EVERYONE is cordially invited to Kean University’s International Conference on American Drama (October 29-30, 2010),
in partnership with Kean’s production of Thornton Wilder’s OUR TOWN,
directed by Bill Bowers, (October 15, 16, 20, 23, 28, 29 and 30 at 8 p.m.; October 17, 30 and 31 at 2 p.m.)

Before the Friday, October 29 performance, scholars and directors of Our Town will discuss the play at 6:30 p.m.

"The conference will address a broad range of 20th century American plays, featuring the major scholars in the field, as well as contemporary playwrights," according to Jan Balakian, conference organizer and Professor of English at Kean. "Our Town is the perfect play for our community, because, as the Stage Manager in the play says, it attempts to find a value above all price for the smallest events in our daily life."

The following featured speakers, funded by the NJ Council for the Humanities, are FREE and OPEN TO THE PUBLIC:

  • Todd London (Artistic Director, New Dramatists)
  • Emily Mann (playwright and Artistic Director, McCarter Theatre Center)
  • Jill Dolan (Professor of English and Theater, Princeton University), who will interview Mann about her work
  • Christopher Bigsby (Professor of American Studies, University of East Anglia). (Click here to read his lecture.)

In addition, more than 50 leading national and international professors will speak and lead discussions on American drama, including

Louise Bernard, Curator of Prose and Drama, Collection of American Literature, The Beinecke Rare Book & Manuscript Library, Yale University.

Brenda Murphy, Distinguished Professor of English, University of Connecticut

Jackson R. Bryer, Professor Emeritus, University of Maryland

Tappan Wilder, Literary Executor of the papers of Thornton Wilder

Lincoln Konkle, Professor of English, The College of New Jersey/ Executive Director, The Thornton Wilder Society

Jeffrey Eric Jenkins, Editor Best Plays and Director of Theatre Studies, Drama Department, Tisch School of the Arts, NYU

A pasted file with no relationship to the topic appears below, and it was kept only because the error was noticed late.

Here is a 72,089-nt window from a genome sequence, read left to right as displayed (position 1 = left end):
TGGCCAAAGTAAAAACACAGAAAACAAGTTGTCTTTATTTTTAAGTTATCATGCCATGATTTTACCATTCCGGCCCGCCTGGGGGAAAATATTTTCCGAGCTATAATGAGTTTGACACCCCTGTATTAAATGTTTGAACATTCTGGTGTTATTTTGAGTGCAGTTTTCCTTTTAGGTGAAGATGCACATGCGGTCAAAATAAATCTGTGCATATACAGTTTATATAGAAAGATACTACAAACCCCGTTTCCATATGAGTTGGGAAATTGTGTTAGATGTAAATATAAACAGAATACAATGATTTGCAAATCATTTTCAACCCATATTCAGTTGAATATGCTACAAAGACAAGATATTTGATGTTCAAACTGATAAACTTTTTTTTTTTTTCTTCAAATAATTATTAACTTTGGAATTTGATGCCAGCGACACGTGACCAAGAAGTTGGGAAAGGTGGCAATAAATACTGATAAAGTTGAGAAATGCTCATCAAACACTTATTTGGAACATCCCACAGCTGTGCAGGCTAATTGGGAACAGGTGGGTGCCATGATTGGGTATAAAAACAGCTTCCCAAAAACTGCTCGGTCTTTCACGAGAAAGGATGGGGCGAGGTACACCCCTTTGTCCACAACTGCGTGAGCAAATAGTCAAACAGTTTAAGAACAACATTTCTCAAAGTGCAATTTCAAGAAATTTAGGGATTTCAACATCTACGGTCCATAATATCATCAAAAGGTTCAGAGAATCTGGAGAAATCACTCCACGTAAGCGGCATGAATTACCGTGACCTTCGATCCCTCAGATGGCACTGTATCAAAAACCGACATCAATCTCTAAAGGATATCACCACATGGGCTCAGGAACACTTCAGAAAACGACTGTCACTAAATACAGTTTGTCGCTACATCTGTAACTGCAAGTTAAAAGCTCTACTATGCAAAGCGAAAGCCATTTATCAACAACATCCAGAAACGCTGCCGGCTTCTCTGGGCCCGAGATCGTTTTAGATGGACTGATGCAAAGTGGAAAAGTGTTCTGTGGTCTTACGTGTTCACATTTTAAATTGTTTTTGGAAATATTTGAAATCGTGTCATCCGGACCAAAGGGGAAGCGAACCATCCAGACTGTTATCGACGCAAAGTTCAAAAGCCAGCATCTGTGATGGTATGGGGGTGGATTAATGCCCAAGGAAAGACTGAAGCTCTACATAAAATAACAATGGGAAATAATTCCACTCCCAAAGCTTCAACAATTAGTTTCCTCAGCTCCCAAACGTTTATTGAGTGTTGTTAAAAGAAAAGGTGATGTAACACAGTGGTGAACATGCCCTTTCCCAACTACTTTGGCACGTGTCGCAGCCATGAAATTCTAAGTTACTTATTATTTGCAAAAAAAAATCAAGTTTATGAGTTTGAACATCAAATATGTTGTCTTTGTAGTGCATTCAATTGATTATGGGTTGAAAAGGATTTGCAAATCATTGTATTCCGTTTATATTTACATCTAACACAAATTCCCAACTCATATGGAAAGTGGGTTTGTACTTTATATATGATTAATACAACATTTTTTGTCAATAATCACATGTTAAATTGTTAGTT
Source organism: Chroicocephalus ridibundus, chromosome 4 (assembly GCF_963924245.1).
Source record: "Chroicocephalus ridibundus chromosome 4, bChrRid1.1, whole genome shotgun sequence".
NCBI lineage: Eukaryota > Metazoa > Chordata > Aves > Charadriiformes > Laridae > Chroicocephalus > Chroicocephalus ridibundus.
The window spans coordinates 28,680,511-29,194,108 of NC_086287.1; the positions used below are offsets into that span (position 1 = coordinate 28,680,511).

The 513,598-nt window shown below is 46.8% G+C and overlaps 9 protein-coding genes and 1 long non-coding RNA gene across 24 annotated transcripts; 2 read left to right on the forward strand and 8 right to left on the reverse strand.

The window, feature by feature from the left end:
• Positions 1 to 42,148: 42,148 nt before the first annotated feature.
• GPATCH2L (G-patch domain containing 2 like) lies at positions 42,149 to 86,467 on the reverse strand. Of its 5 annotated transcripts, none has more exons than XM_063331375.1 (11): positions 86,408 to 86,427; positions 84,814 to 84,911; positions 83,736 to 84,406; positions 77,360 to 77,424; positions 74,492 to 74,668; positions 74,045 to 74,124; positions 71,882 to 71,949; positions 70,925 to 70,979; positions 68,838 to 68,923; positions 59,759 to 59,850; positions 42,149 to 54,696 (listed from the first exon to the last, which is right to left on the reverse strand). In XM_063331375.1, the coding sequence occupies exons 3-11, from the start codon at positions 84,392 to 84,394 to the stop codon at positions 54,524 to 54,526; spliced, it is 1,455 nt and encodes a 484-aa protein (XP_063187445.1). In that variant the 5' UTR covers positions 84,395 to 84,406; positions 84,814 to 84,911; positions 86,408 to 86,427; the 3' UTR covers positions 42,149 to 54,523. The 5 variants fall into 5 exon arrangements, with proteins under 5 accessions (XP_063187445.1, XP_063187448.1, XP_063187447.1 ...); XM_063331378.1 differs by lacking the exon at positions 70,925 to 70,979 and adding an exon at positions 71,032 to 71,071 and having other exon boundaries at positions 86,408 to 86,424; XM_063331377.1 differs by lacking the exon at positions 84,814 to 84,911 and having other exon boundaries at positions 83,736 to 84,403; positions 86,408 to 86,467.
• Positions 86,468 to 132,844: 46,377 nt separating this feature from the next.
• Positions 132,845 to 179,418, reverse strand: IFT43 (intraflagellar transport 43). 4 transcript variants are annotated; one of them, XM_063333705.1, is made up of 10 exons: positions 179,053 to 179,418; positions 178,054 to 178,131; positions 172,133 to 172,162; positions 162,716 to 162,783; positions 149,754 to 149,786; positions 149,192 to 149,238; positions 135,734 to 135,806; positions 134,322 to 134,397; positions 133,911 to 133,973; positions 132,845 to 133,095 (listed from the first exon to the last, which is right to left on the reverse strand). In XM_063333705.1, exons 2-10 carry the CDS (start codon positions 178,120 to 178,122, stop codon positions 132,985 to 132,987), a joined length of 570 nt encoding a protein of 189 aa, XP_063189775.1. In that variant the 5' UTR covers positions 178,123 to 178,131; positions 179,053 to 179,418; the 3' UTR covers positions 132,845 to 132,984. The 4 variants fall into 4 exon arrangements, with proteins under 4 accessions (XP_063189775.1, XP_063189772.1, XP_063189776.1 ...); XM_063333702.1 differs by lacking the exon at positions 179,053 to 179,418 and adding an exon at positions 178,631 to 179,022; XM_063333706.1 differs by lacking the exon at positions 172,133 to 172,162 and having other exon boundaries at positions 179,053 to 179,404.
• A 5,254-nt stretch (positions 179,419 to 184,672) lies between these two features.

Cheryl Black, University of Missouri

Linda Ben-Zvi, TelAviv University

Sharon Friedman, NYU

Martha Carpentier, Seton Hall University

Marc Maufort, Universite Libre de Bruxelles

Barbara Ozieblo, University of Malaga, Spain

Gregory Mosher, Lincoln Center production of Our Town

Catherine Filloux, playwright

Tammy Ryan, playwright

Jeff Baron, playwright

Kean University students, Michele Alequin, Jennifer Pepe, and Robert Schroeder will present papers on August Wilson, Emily Mann, and Arthur Miller, alongside scholars.

"We are in difficult economic times, and so people understandably focus on their economic security, which dictates their course of study in college. In doing so, students can forget the importance of the arts and humanities. The conference will explore the ways that drama is essential to our humanity," says Balakian. "Accordingly, Todd London will present, 'What Can One Play Do;' Emily Mann and Jill Dolan will discuss the way that Mann’s plays engage with human rights; Chris Bigsby will address ‘What is Theater?’ The other lectures and discussions will explore the way American drama is integral to the study of the humanities: politics, history, sociology, anthropology, linguistics, gender, race, class, literary studies, and performance studies. Studying a play means engaging with our whole society," says Balakian. "We are fortunate that the NJ Council for the Humanities has embraced our conference."

Students will receive Co-Curricular Credit for attending; High School teachers will receive professional development credit.

To purchase tickets to Our Town: Kean Stage Box Office at 908-737-SHOW. 

To Register for the Conference: http://www.kean.edu/~drama/registration.html  Special Student Discount: $10

Audiences are encouraged to read:

Our Town by Thornton Wilder

Emily Mann's  Testimonies:  Four Plays


C.W.E. Bigsby and Brenda Murphy's books on American Drama

Visiting Mr. Green by Jeff Baron

The recently published Collected Plays of Susan Glaspell
—on sale in the bookstore with other books by our guest speakers.

This program was made possible by a grant from the New Jersey Council for the Humanities, a state partner of the National Endowment for the Humanities. Any views, findings, conclusions or recommendations in this program do not necessarily represent those of the National Endowment for the Humanities or the New Jersey Council for the Humanities.

Kean University, English Department, CAS 301, 1000 Morris Avenue, New Jersey 07083 :: 908-737-0370